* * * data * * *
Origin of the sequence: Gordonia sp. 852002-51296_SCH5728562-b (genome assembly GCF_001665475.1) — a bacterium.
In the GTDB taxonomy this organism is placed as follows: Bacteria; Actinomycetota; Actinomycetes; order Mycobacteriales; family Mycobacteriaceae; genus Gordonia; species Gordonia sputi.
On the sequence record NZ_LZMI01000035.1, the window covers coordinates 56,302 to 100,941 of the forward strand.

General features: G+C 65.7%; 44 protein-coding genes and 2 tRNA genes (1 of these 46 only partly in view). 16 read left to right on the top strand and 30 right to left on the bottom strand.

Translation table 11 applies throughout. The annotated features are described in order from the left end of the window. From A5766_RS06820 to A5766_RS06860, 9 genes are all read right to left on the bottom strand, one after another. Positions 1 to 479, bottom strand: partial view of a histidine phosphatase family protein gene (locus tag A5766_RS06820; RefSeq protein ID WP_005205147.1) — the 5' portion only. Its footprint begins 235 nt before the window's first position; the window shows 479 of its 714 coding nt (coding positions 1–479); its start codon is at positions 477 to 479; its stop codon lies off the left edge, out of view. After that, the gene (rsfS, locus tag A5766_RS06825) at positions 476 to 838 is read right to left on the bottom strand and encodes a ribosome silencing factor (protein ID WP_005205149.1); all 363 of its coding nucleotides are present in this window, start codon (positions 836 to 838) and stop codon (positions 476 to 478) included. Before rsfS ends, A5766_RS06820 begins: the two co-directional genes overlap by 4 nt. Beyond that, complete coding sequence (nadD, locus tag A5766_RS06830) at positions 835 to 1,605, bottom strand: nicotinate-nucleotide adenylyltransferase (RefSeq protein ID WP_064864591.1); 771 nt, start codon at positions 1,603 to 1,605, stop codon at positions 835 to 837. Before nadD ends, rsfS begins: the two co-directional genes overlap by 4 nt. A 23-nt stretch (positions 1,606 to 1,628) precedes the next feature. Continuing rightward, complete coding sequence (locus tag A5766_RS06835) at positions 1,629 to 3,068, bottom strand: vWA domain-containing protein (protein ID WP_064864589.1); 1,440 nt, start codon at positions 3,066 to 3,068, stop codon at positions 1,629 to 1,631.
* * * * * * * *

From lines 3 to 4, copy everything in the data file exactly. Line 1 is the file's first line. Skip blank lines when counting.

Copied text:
On the sequence record NZ_LZMI01000035.1, the window covers coordinates 56,302 to 100,941 of the forward strand.

General features: G+C 65.7%; 44 protein-coding genes and 2 tRNA genes (1 of these 46 only partly in view). 16 read left to right on the top strand and 30 right to left on the bottom strand.